Taxes, education, healthcare among MPR gubernatorial debate topics

Johnson and Walz discuss Trump, gun safety and environment

Sloane Martin
August 31, 2018 - 2:01 pm

U.S. House of Representatives and Hennepin County

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The two candidates for governor squared off in a debate at the Minnesota State Fair Friday.

Aired on MPR with a live audience, DFL nominee Tim Walz and Republican Jeff Johnson discussed education, healthcare, President Trump and gun safety.

One area they greatly differed on was taxes and government spending.

Johnson said his budget priorities would be education and public safety. He also said he wants to make cuts to streamline agencies like HHS. Walz, meanwhile, said he supports a gas tax increase and his priorities are transportation, healthcare and education.

Johnson called Walz the "greatest feel-good candidate we’ve ever seen" but he's not realistic.

"I'm not going to dance around issues and make you think that I can do magic when I'm governor because you have to pay what you promise," Johnson said.

Walz said Minnesotans are willing to pay their fair share.

Trump narrowly lost Minnesota. Johnson says he agrees with the president's vision for the country, but he created some distance.

"I think most Minnesotans are adult enough to realize that I'm running for governor, I'm not running for the running mate of Donald Trump and we're going to have our differences," Johnson said.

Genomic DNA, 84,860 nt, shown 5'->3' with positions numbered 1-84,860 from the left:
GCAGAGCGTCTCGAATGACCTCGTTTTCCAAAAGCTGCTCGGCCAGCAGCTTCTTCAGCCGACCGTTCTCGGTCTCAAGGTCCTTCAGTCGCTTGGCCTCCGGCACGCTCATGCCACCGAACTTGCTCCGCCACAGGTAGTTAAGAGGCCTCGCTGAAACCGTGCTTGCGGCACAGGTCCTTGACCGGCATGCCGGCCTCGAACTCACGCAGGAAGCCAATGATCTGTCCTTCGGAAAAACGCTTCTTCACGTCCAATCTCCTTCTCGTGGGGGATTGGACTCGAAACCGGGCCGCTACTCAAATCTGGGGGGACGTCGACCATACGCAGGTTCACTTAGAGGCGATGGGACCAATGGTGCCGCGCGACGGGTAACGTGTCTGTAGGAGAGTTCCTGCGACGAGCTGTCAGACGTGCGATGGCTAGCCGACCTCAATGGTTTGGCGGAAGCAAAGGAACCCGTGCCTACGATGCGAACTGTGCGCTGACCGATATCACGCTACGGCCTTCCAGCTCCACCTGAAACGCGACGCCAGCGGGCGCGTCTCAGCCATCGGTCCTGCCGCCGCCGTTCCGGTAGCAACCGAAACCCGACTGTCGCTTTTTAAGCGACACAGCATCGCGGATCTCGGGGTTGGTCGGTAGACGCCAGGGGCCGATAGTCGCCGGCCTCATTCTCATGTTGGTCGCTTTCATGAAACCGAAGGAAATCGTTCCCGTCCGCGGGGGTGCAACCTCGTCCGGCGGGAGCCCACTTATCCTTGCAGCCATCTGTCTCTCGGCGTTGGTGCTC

Walz in response:

"At a time when our politics is divisive and poison -- and it's one thing so say, 'well, I'm not quite sure and I'm a little bit this' and try to throw another deflection piece on here," Walz said. "All I'll say is if you want to see the difference, I didn't hear a word this week after what happened to Sen. McCain. I'll be attending that funeral tomorrow at the request of his family, and as the governor of Minnesota, decency must rule."

Walz also addressed the Keith Ellison domestic abuse allegation. He said he wants to see a full investigation.

"And if the evidence is there that this has happened, then I think you ask people to step aside," Walz said. "If not, you allow them to go on."

The two found common ground on healthcare price transparency, but not much else.